Samsāra in a Teacup21 min read

Resize text-+=
Classism, Hateful language directed at religious groups (e.g., Islamophobia, antisemitism), Homophobia and heterosexism, Racism and/or racial slurs, Sexism and misogyny

The Festival of Kinship sweeps through the city of New Luru. Celebrations span a week every year because freedom is beautiful. Men kiss other men openly in the streets, women dance in brightly coloured silks surrounded by all their partners. It matters not if the lovers in the riot of colour are cishet or queer, wear hijabs or crucifixes, are Adivasi or brahmin. Some sway their way from ritzy buildings, others twirl forth from humble homes.

This is the age of Kinship, a new era that has ousted fascism in India. Behold the light in the surma-streaked eyes of a man who tilts the chin of a woman wearing a large red bindi upward to kiss her.

A woman in a dhoti stands hand in hand with a woman in a corset and leather boots. Witness the throng of young men in sarees, intricately draped after every cultural tradition, spin and dip their partners—some lifelong, some for the moment alone.

All are welcome here. All humans are equal. To love is to be.

All this could be destroyed if Nayana Chacko doesn’t do her job.

When she left the spindly, foreboding structure of the Lattice in the smog that morning, Nayana intended to belong to the revellers at the Festival. Instead, the throbbing hum of millions of stored Samsārans, their data flowing through the fractal geometry of the Lattice’s many facades, receded to be replaced by a Threat Level: Fascist investigation.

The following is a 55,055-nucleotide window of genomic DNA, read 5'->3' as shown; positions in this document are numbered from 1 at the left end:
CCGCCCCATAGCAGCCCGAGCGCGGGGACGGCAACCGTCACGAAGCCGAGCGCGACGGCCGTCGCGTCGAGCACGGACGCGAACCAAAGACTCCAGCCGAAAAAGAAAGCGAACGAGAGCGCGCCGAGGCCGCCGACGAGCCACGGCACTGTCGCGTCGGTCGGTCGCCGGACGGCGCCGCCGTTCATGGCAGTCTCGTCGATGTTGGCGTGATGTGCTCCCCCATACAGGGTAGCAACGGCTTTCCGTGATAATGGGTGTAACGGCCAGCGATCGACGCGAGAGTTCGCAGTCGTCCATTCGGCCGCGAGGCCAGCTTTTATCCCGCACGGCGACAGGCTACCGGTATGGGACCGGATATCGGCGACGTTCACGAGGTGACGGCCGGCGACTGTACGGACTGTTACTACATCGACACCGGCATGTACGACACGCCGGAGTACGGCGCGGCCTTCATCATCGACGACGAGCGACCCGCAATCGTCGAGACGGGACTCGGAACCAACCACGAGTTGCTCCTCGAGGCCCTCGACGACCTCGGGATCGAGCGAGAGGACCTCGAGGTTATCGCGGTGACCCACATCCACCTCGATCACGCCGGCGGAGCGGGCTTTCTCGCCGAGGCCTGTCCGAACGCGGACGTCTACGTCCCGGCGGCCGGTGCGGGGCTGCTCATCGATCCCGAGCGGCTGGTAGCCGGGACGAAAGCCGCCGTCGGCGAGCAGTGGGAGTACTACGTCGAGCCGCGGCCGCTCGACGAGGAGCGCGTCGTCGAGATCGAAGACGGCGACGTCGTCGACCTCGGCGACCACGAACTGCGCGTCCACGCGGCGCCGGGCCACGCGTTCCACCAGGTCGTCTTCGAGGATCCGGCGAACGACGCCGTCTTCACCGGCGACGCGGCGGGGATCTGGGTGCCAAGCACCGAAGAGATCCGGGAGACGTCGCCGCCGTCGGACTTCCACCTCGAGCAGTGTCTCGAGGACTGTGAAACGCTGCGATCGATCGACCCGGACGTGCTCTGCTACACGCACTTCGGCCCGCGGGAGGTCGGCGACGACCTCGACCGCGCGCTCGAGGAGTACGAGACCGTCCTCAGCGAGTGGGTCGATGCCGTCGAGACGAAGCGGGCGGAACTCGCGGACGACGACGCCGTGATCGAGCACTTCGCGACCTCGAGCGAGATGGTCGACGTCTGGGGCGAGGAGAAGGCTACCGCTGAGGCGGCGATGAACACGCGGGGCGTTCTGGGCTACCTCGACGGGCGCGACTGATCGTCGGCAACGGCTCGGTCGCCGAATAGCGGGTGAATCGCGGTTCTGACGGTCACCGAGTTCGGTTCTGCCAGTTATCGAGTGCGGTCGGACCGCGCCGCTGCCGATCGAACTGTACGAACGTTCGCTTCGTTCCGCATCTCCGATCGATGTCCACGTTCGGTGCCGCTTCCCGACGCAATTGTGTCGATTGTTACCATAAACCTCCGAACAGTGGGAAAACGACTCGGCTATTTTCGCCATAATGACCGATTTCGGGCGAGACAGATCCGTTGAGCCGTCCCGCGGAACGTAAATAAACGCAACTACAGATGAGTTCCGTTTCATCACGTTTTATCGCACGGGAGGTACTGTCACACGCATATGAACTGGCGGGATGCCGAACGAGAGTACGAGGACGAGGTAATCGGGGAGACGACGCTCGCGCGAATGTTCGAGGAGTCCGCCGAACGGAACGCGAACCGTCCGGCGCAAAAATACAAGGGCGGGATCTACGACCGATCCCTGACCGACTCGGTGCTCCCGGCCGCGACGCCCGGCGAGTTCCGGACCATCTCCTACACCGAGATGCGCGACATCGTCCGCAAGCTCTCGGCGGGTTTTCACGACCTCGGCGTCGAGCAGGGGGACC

Nayana hunches low in the backseat of her self-driving vehicle, reviewing the classified file of an incident that’s going viral. She ignores the stream of continuous chatter from Martin, her car’s pre-installed Samsāran. A glance at his history reveals that he died in a flaming car wreck while participating in a manual-driving version of Le Mans. It doesn’t recommend him to be reincarnated in a vehicle of any sort, but that’s part of Samsāra Inc’s. vision—every human screwup deserves a chance to fix their wrongs.